Seeing With Your Eyes Closed
By the beach prophet
My 12 year yoga practice was brought to an abrupt halt after an unfortunate encounter with a drunk driver that left me with a brain injury. The 18 month recovery took me through countless brain exercises that involved doing an activity with my eyes open and then repeating it with my eyes closed.
A month after the accident, I returned to my 80 minute hot yoga class that had previously been a daily ritual. I made it through the ten minute warm up and spent the rest of the class lying on the floor. Once a week for the next 9 months, I built up my balance and stamina until I could finally complete the class again.
But my brain therapy had revealed another level of practice.
Prior to this, my practice mainly involved watching myself in the mirror in the front of the room and pushing to improve my form. (The standard being set by the ultra-flexible, ultra-strong women in the class, behind whom I endlessly trailed.)
Rather than just look in the mirror and then push my body to the next level, I began attempting the same postures with my eyes closed, just as I had done in brain therapy.
What I discovered (besides the fact that balance is very different with the eyes closed) was that my body was telling me what it needed. Looking in the mirror and pushing my flexibility approached yoga like a task master driving a servant to a new, demanding level.
With my eyes closed, I could sense exactly what my body needed in that moment. Sometimes I went deeper into the posture.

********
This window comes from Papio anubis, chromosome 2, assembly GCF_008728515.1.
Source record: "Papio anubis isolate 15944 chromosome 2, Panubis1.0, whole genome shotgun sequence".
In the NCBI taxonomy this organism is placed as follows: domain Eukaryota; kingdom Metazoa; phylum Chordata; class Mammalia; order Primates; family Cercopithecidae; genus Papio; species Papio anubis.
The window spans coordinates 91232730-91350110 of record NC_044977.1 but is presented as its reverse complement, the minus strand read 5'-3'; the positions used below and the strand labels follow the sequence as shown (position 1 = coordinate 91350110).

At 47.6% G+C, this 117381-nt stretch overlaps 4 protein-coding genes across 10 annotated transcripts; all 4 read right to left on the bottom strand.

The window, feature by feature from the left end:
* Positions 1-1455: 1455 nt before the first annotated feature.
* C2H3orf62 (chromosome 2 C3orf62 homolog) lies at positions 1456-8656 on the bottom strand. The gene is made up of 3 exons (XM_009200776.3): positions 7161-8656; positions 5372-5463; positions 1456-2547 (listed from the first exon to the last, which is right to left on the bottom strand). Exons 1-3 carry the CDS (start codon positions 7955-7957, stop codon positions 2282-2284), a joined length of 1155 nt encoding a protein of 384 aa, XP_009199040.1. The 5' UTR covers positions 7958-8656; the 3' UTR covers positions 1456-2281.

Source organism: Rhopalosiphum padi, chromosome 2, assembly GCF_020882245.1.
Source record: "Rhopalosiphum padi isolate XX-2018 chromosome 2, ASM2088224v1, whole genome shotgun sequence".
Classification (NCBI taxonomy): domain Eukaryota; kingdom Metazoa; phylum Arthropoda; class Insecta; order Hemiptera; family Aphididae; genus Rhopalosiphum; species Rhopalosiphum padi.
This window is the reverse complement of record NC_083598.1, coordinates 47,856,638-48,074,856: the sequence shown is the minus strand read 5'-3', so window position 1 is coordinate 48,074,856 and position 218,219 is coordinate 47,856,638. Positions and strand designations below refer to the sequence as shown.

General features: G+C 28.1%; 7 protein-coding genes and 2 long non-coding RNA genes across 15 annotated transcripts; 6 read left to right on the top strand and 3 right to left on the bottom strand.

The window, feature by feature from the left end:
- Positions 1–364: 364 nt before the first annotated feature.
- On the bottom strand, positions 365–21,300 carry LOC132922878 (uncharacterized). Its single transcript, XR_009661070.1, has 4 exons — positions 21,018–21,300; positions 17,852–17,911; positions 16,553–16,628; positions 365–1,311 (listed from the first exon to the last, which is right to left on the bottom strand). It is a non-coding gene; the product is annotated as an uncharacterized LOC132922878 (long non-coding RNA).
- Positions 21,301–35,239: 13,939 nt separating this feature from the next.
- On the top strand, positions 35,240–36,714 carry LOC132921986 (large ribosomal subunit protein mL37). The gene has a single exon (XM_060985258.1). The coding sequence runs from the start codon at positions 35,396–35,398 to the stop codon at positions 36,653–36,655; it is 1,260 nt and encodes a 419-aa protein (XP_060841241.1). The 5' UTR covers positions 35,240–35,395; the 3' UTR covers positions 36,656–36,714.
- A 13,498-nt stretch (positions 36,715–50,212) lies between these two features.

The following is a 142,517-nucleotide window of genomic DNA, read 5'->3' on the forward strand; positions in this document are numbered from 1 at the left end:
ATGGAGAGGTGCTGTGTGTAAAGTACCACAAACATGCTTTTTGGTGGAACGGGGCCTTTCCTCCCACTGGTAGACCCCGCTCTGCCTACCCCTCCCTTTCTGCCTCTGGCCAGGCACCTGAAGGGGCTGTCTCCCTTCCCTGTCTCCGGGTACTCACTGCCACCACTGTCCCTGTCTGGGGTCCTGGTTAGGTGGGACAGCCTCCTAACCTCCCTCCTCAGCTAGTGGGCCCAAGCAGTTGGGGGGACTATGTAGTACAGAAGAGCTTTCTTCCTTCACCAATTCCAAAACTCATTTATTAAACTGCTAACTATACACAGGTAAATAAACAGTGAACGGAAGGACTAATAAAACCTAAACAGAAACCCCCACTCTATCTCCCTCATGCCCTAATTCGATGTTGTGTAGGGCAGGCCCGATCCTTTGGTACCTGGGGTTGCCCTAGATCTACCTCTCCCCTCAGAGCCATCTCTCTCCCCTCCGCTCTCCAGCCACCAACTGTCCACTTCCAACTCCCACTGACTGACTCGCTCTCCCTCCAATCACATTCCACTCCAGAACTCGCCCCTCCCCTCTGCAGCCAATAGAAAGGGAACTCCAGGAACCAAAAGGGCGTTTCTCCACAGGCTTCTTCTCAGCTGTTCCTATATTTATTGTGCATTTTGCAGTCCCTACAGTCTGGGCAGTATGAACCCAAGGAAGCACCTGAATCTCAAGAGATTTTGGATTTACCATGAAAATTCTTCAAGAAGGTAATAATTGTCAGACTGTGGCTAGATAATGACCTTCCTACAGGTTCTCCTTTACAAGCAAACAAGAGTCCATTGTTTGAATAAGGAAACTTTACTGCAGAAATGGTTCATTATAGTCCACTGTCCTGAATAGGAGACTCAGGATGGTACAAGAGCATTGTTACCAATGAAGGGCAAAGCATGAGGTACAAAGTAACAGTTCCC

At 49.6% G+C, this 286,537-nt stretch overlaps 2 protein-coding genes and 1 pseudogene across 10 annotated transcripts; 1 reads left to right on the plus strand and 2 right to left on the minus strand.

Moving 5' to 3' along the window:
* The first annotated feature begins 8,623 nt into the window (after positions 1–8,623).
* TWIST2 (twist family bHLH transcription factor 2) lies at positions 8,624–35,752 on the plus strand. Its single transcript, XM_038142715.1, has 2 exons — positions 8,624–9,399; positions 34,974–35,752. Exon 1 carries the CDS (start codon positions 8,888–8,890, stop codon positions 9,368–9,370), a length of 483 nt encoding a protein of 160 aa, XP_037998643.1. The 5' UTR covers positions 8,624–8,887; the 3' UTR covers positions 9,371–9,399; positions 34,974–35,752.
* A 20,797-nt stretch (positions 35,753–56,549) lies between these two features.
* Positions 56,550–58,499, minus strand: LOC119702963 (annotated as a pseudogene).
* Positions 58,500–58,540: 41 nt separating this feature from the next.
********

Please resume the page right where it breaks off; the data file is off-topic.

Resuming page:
Many times, I adjusted my form to step back from the “perfect pose”. The contrast showed me that I had been pushing my body in uncomfortable ways that I was completely unaware of with my eyes open.
Gone was the need to compare myself to the super-yoginis in the room.
Gone was forcing my muscles to stretch even further.
Suddenly my practice was just me.
Just the wisdom of my body.
Just the soft feedback of what I required in that moment.
Keeping my eyes closed usually only lasted a few seconds before needing to open them to regain my balance, but that inner wisdom began to guide my practice.
I discovered that sometimes it is during moments when I cannot see that I see things the most clearly.
If you’re ready to look within in your practice, start with baby steps. Your brain uses a combination of physical feedback as well as visual feedback to create balance. When you remove the visual, you face a whole new learning curve.
Start in small spurts- a few seconds at a time.
Master the simple poses- such as mountain pose, where both your feet are on the floor. Then go for downward dog.
Add in balance poses and try closing your eyes for a few seconds at a time.
Be patient with yourself.
Approach this the way a child approaches a new activity for the first time.
Don’t expect any huge revelations. The wisdom comes quietly and in subtle ways.
This is like starting a whole new practice. Remember how you stumbled in your first yoga class. This new practice will be similar.
Seeing with your eyes closed opens whole new world for you.